South Africa's `Lost Generation'
Young people gave up their education to lead the struggle against apartheid; now millions of them need training and jobs
AT 26 years of age, Austin Kadiaka has sacrificed much for his political ideal of a liberated South Africa.
But the demise of apartheid has brought little comfort for Mr. Kadiaka. Violence in townships like Tembisa has escalated, and economic recession has intensified the grim legacy of apartheid.
Kadiaka's father died of natural causes in 1985. His mother was killed in the politically motivated bombing of his family's home in a township near Pretoria in 1986. Kadiaka now lives in a free-standing shack in back of his brother's house in this sprawling township east of Johannesburg.
He has never had a formal job. He has not completed his high school education, which was disrupted by school boycotts, political activities, and his detention without trial.
Kadiaka and tens of thousands of other youths pushed to the margins of society by inferior education, disrupted schooling, political turmoil, and apartheid, have been stereotyped as the "lost generation" of South Africa.
The political activists among the youths reject the "lost" label with contempt. They see themselves as a revolutionary elite who brought the white minority government to its knees.
"I don't like the term `lost generation,' " says Lebohang Mahanta, an organizer for the South African Communist Party (SACP).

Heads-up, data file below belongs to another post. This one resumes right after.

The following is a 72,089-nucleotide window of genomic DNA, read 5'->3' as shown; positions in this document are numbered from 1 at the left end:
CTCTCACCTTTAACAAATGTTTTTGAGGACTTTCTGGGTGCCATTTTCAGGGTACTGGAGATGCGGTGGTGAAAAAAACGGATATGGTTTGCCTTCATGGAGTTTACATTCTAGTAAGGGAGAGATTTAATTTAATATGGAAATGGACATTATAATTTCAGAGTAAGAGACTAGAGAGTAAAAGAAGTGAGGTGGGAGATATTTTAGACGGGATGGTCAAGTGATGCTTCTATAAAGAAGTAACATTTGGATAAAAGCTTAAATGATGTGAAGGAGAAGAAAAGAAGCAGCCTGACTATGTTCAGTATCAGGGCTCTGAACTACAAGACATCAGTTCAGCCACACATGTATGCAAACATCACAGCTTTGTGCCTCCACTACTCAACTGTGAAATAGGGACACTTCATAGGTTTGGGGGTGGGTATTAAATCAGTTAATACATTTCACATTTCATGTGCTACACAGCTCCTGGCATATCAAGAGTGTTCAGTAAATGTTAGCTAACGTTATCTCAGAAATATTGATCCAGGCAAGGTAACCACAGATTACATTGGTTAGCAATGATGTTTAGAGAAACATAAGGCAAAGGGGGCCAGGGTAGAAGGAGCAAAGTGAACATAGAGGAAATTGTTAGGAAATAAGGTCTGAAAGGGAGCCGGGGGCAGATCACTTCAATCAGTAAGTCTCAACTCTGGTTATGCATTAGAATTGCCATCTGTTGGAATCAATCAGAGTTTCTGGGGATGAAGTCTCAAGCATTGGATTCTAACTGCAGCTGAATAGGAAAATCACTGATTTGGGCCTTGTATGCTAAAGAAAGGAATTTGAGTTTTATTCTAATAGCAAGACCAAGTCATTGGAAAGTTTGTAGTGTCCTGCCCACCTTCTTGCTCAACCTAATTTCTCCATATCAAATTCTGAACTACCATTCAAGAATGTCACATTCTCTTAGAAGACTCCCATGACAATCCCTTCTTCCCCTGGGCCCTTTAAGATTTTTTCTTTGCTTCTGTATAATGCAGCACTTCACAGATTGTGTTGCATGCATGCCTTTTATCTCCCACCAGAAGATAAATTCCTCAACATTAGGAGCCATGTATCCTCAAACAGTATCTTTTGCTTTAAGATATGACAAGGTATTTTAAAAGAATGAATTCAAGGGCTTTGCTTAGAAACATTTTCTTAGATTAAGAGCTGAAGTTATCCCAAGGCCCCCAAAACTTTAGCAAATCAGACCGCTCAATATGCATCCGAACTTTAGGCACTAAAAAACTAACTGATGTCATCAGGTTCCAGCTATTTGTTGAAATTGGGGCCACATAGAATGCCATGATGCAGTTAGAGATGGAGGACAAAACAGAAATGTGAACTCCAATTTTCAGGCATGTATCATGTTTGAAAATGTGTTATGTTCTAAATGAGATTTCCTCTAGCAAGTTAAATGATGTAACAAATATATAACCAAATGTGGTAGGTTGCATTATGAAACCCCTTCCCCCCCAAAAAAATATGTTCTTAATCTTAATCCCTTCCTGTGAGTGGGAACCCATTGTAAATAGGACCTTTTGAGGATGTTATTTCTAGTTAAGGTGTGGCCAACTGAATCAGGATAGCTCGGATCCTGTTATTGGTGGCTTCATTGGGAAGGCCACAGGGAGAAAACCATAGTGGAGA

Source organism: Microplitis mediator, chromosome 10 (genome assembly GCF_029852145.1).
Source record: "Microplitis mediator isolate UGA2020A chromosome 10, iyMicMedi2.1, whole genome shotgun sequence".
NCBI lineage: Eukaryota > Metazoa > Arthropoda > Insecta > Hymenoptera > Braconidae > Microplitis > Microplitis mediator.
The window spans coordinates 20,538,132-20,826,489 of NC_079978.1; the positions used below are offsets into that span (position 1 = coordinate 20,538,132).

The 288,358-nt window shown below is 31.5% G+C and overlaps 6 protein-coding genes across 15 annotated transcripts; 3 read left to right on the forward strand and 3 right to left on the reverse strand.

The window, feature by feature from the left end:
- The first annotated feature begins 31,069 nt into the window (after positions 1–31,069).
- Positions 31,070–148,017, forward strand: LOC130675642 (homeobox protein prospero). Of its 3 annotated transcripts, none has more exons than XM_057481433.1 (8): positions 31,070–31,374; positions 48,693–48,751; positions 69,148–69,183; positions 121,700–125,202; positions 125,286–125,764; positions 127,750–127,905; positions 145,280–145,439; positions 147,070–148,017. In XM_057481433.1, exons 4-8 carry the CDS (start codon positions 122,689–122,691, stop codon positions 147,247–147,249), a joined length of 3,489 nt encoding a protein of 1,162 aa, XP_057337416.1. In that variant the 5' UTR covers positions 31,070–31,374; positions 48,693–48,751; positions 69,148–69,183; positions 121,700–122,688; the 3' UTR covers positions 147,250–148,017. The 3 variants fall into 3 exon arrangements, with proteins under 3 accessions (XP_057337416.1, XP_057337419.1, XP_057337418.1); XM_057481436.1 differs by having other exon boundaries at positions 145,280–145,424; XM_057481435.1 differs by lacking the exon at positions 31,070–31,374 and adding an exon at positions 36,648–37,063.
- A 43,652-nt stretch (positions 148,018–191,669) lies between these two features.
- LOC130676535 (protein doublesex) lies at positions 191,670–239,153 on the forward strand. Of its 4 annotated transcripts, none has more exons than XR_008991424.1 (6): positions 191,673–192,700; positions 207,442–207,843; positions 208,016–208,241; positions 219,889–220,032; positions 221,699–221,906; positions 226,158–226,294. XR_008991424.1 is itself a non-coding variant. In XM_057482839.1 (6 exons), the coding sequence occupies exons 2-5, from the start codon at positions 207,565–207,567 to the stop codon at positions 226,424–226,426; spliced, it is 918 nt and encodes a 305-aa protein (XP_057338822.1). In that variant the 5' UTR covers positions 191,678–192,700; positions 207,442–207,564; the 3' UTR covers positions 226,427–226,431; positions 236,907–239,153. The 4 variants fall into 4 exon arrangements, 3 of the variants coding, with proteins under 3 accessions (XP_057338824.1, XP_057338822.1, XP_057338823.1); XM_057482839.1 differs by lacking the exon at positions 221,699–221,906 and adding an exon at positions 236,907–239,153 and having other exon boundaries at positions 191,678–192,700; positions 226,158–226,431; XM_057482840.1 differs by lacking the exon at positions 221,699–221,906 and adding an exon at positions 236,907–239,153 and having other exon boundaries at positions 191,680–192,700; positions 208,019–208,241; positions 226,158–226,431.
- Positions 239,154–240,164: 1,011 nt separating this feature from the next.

"These are people who have sacrificed their education to make a contribution to the liberation of their country," says Mr. Mahanta, who is also an African National Congress official in strife-torn Sebokeng township. "When the ANC becomes a government, it will have a responsibility to give them skills and training so that they can be productive."
Sheila Sisulu, who heads a national program addressing marginalized youths, also says "lost generation" is a misnomer.
"We are dealing with a brutalized generation," Ms. Sisulu says, "but they are definitely not lost."
The youth revolution began with the 1976 Soweto uprising against the hated system of "Bantu education," an uprising that grew into a national revolt against white rule.
In 1984, the next generation of high school pupils rekindled the resistance to apartheid and sparked a nationwide rebellion that led to the declaration of a state of emergency in June 1986.
Those youths are now aged 16 to 30. They have sacrificed their schooling for political liberation.
"These were the two generations who were at the forefront of the political struggle," says Silwane Matoase, coordinator of the National Youth Development Co-ordinating Committee (NYDCC), which is involved in setting up a national peace and service corps for
"There is broad acknowledgement that the 1976 generation was instrumental in bringing about the political changes which are now unfolding," Ms. Matoase says. Service group proposed
A recent study of South African youths, released this month by the Community Agency for Social Enquiry (CASE), illustrates that the so-called "lost generation" is part of a far greater problem.
At a conference in Johannesburg June 8, 11 groups involved with the youth problem proposed the formation of a national service corps that would hire youths to build roads, housing, and schools.
The ruling National Party government has asked the National Peace Committee, a multiparty group promoting peace nationwide, to address urgently the formation of a Service and Training Youth Battalion that could benefit marginalized youths as soon as possible.